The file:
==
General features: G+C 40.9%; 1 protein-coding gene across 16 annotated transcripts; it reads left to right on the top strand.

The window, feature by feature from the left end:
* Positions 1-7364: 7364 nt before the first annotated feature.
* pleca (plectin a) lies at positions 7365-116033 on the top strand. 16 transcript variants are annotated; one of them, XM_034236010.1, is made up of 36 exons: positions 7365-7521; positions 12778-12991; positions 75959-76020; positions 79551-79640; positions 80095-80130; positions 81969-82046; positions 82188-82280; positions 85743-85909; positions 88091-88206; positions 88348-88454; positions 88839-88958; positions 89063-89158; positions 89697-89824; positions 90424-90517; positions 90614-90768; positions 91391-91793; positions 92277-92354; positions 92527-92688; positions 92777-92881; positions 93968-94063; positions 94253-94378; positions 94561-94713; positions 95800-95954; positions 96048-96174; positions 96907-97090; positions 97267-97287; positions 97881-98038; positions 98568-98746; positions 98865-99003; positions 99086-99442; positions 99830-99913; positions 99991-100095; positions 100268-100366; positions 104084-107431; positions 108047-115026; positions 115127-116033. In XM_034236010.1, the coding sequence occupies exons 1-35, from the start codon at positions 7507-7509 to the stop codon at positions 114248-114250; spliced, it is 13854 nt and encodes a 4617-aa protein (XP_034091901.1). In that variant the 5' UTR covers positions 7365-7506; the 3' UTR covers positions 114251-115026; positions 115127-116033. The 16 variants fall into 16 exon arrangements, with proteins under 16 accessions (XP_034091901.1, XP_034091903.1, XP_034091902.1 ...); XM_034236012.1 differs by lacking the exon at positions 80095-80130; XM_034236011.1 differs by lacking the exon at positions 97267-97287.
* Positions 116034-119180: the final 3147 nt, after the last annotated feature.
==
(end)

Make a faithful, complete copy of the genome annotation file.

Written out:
General features: G+C 40.9%; 1 protein-coding gene across 16 annotated transcripts; it reads left to right on the top strand.

The window, feature by feature from the left end:
* Positions 1-7364: 7364 nt before the first annotated feature.
* pleca (plectin a) lies at positions 7365-116033 on the top strand. 16 transcript variants are annotated; one of them, XM_034236010.1, is made up of 36 exons: positions 7365-7521; positions 12778-12991; positions 75959-76020; positions 79551-79640; positions 80095-80130; positions 81969-82046; positions 82188-82280; positions 85743-85909; positions 88091-88206; positions 88348-88454; positions 88839-88958; positions 89063-89158; positions 89697-89824; positions 90424-90517; positions 90614-90768; positions 91391-91793; positions 92277-92354; positions 92527-92688; positions 92777-92881; positions 93968-94063; positions 94253-94378; positions 94561-94713; positions 95800-95954; positions 96048-96174; positions 96907-97090; positions 97267-97287; positions 97881-98038; positions 98568-98746; positions 98865-99003; positions 99086-99442; positions 99830-99913; positions 99991-100095; positions 100268-100366; positions 104084-107431; positions 108047-115026; positions 115127-116033. In XM_034236010.1, the coding sequence occupies exons 1-35, from the start codon at positions 7507-7509 to the stop codon at positions 114248-114250; spliced, it is 13854 nt and encodes a 4617-aa protein (XP_034091901.1). In that variant the 5' UTR covers positions 7365-7506; the 3' UTR covers positions 114251-115026; positions 115127-116033. The 16 variants fall into 16 exon arrangements, with proteins under 16 accessions (XP_034091901.1, XP_034091903.1, XP_034091902.1 ...); XM_034236012.1 differs by lacking the exon at positions 80095-80130; XM_034236011.1 differs by lacking the exon at positions 97267-97287.
* Positions 116034-119180: the final 3147 nt, after the last annotated feature.